2005 Salt Lake City Annual Meeting (October 16–19, 2005)

Paper No. 4
Presentation Time: 6:00 PM-8:00 PM


BOWRING, Samuel A.1, ERWIN, Douglas H.2, CONDON, Daniel1 and SCHMITZ, Mark D.3, (1)Earth, Atmospheric and Planetary Sciences, Massachusetts Institute of Technology, 77 Massachusetts Avenue, Cambridge, MA 02139-4307, (2)Dept of Paleobiology, MRC-121, National Museum of Natural History, PO Box 37012, Washington, DC 20013, (3)Department of Geosciences, Boise State Univ, 1910 University Drive, Boise, ID 83725, sbowring@MIT.EDU

Much of what we know about biological evolution, episodes of severe climate change, and the evolution of our oceans and atmospheres is recorded in the geological record. However, geological records in any one geographical area are incomplete. Thus, to establish a detailed history of the planet we must integrate records from across the entire planet using a combination of the fossil record, proxy stratigraphy and the dating of rocks (geochronology). Our ability to determine the age of rocks has improved dramatically over the past twenty years and calculated uncertainties have been reduced from about 1% to 0.1 %. With increased precision has come the opportunity to explore very small differences in time and small but systematic differences between laboratories and different geochronological techniques. These differences by no means threaten the validity of the techniques but are a consequence of a level of precision never thought possible. EARTHTIME is an a community-based, international, effort with the goal of high-resolution “sequencing” of at least the last 800 million years of earth history in the next decade.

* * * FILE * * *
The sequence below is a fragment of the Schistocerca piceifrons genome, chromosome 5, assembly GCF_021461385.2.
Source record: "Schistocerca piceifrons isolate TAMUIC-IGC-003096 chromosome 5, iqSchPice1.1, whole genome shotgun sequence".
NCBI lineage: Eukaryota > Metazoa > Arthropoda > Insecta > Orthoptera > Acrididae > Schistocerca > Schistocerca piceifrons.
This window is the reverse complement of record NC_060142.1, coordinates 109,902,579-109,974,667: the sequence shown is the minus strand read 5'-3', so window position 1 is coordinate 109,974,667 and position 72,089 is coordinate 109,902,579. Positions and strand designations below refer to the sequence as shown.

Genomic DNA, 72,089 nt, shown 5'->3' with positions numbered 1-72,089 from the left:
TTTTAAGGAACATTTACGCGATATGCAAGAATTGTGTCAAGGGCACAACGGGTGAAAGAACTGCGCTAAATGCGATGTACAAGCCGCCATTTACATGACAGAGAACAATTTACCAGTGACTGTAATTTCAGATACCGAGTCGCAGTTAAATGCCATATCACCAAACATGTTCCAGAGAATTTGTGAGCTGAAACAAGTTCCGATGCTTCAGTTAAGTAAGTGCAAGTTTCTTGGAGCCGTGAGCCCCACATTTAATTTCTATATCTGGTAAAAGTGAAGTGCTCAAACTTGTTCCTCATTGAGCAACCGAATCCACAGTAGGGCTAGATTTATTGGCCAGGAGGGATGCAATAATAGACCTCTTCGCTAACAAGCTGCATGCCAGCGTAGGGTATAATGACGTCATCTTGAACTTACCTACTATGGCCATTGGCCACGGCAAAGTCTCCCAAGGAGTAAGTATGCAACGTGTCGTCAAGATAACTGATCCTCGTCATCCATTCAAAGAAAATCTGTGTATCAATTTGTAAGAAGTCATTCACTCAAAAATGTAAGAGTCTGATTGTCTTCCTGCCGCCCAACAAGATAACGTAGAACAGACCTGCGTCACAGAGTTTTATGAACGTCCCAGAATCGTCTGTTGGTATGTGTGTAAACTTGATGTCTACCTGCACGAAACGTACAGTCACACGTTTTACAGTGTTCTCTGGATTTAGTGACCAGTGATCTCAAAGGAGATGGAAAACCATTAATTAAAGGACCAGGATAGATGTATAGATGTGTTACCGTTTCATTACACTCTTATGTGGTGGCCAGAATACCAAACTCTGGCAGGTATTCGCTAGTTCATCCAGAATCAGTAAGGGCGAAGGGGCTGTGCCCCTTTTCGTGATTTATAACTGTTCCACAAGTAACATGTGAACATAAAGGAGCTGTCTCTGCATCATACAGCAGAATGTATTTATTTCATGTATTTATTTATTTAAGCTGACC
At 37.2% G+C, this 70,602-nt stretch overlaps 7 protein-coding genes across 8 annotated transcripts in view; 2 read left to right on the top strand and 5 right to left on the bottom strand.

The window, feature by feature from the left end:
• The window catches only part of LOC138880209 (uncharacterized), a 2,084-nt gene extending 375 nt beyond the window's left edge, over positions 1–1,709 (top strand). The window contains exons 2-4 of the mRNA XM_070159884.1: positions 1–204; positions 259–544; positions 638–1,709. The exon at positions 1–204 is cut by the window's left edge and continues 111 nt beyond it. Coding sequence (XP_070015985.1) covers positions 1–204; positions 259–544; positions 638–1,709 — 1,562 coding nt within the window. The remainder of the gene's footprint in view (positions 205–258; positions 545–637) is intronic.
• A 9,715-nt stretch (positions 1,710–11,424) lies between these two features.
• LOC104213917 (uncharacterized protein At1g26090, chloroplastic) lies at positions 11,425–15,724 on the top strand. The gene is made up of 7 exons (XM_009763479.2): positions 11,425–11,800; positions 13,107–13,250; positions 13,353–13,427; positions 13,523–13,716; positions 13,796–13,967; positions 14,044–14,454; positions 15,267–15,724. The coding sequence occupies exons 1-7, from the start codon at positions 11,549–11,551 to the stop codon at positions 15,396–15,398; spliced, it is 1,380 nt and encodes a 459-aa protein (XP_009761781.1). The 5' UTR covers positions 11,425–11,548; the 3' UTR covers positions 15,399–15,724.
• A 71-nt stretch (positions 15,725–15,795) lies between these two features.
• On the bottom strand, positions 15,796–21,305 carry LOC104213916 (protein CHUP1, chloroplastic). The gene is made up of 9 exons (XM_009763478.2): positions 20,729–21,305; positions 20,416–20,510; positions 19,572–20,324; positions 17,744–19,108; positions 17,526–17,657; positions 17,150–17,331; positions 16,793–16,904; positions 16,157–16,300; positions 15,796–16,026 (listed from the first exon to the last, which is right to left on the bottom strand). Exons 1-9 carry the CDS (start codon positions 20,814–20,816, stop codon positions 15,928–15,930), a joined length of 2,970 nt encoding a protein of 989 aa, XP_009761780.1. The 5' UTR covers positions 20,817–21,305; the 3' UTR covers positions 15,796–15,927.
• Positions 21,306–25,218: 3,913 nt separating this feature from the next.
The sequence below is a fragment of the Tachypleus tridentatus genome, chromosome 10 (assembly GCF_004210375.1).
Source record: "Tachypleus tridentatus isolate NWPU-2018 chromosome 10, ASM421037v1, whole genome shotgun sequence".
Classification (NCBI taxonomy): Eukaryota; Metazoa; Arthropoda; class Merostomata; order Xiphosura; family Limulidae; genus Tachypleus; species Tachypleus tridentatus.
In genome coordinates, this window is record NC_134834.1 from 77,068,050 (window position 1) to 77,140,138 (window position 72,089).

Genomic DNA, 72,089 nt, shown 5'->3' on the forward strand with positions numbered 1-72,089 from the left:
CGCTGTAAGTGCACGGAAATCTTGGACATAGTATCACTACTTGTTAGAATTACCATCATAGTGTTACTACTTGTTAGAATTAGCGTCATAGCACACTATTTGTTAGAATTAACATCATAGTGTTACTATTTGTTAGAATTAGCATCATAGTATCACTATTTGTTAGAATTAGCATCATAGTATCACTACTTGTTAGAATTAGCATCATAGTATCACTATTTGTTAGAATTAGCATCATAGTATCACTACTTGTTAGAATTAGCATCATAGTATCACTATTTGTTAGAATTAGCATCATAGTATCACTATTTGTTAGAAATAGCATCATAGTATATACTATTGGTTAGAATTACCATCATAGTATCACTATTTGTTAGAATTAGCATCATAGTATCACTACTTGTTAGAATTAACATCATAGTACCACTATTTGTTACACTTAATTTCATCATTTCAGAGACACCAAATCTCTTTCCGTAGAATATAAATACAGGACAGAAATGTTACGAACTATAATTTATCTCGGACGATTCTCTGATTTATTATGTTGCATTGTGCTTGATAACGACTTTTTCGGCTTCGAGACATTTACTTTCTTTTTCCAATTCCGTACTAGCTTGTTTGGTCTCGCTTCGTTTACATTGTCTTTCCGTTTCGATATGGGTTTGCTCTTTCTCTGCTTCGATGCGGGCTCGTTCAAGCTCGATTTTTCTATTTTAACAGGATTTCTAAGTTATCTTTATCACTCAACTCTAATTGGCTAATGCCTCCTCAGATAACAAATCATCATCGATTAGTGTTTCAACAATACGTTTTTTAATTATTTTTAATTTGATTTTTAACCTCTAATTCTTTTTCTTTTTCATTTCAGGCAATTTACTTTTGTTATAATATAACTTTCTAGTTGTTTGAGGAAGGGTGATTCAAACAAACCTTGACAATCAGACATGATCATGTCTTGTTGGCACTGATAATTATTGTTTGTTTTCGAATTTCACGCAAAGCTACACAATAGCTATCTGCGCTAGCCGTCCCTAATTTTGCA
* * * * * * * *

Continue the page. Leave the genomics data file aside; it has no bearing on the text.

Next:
We present two examples of this approach as the best way to illustrate the EARTHTIME concept to students: 1) the Ediacaran and Cambrian Periods, global glaciations and the origin of animals; 2) the transition from ‘ice house' to ‘hot house' during the Pennsylvanian to Permian. In both of these examples the detailed integration of geochronology, proxy stratigraphy, and paleontology has produced a high-resolution temporal framework, permitting new insights into rates of biological evolution, correlation with environmental effects, and evaluation of global vs. local signals. EARTHTIME is an excellent forum for educating students about using geochronology to solve problems that range from rates of biological evolution to rates of climate change.